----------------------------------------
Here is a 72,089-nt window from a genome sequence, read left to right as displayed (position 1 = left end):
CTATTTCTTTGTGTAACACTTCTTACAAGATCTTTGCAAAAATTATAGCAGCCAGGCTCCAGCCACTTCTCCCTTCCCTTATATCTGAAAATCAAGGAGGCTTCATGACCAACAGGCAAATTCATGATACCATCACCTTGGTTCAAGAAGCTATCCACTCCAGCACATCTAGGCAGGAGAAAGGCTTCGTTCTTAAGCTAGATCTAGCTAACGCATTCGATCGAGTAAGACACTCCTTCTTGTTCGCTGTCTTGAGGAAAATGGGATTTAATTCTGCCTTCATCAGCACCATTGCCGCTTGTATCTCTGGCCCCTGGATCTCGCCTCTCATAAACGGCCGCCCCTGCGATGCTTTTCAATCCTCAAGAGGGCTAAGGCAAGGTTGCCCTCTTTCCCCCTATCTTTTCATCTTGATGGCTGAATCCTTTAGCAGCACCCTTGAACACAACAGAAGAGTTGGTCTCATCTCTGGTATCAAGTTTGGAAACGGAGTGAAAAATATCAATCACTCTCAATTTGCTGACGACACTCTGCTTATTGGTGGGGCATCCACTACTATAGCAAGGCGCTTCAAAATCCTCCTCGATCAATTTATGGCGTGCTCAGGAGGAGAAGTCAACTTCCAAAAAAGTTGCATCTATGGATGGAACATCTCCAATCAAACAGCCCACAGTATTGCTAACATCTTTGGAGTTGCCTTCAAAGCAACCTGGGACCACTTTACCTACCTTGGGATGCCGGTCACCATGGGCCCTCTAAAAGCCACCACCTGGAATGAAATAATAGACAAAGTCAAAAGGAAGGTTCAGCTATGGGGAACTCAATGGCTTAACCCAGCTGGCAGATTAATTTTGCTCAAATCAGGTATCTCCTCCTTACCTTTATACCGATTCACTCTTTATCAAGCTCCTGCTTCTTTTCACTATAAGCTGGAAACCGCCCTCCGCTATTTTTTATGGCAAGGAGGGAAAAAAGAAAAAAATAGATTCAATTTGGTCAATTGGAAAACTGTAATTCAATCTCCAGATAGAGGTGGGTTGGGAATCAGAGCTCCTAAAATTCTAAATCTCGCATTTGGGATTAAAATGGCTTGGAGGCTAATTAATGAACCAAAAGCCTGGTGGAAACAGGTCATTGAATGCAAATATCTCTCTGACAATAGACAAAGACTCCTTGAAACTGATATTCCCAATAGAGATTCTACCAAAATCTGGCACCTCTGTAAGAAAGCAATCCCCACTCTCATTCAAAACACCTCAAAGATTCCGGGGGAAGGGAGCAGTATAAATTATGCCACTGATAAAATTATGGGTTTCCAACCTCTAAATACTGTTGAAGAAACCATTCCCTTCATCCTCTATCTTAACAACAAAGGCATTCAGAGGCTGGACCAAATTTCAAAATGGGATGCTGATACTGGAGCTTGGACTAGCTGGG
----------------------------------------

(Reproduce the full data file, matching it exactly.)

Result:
Here is a 72,089-nt window from a genome sequence, read left to right as displayed (position 1 = left end):
CTATTTCTTTGTGTAACACTTCTTACAAGATCTTTGCAAAAATTATAGCAGCCAGGCTCCAGCCACTTCTCCCTTCCCTTATATCTGAAAATCAAGGAGGCTTCATGACCAACAGGCAAATTCATGATACCATCACCTTGGTTCAAGAAGCTATCCACTCCAGCACATCTAGGCAGGAGAAAGGCTTCGTTCTTAAGCTAGATCTAGCTAACGCATTCGATCGAGTAAGACACTCCTTCTTGTTCGCTGTCTTGAGGAAAATGGGATTTAATTCTGCCTTCATCAGCACCATTGCCGCTTGTATCTCTGGCCCCTGGATCTCGCCTCTCATAAACGGCCGCCCCTGCGATGCTTTTCAATCCTCAAGAGGGCTAAGGCAAGGTTGCCCTCTTTCCCCCTATCTTTTCATCTTGATGGCTGAATCCTTTAGCAGCACCCTTGAACACAACAGAAGAGTTGGTCTCATCTCTGGTATCAAGTTTGGAAACGGAGTGAAAAATATCAATCACTCTCAATTTGCTGACGACACTCTGCTTATTGGTGGGGCATCCACTACTATAGCAAGGCGCTTCAAAATCCTCCTCGATCAATTTATGGCGTGCTCAGGAGGAGAAGTCAACTTCCAAAAAAGTTGCATCTATGGATGGAACATCTCCAATCAAACAGCCCACAGTATTGCTAACATCTTTGGAGTTGCCTTCAAAGCAACCTGGGACCACTTTACCTACCTTGGGATGCCGGTCACCATGGGCCCTCTAAAAGCCACCACCTGGAATGAAATAATAGACAAAGTCAAAAGGAAGGTTCAGCTATGGGGAACTCAATGGCTTAACCCAGCTGGCAGATTAATTTTGCTCAAATCAGGTATCTCCTCCTTACCTTTATACCGATTCACTCTTTATCAAGCTCCTGCTTCTTTTCACTATAAGCTGGAAACCGCCCTCCGCTATTTTTTATGGCAAGGAGGGAAAAAAGAAAAAAATAGATTCAATTTGGTCAATTGGAAAACTGTAATTCAATCTCCAGATAGAGGTGGGTTGGGAATCAGAGCTCCTAAAATTCTAAATCTCGCATTTGGGATTAAAATGGCTTGGAGGCTAATTAATGAACCAAAAGCCTGGTGGAAACAGGTCATTGAATGCAAATATCTCTCTGACAATAGACAAAGACTCCTTGAAACTGATATTCCCAATAGAGATTCTACCAAAATCTGGCACCTCTGTAAGAAAGCAATCCCCACTCTCATTCAAAACACCTCAAAGATTCCGGGGGAAGGGAGCAGTATAAATTATGCCACTGATAAAATTATGGGTTTCCAACCTCTAAATACTGTTGAAGAAACCATTCCCTTCATCCTCTATCTTAACAACAAAGGCATTCAGAGGCTGGACCAAATTTCAAAATGGGATGCTGATACTGGAGCTTGGACTAGCTGGG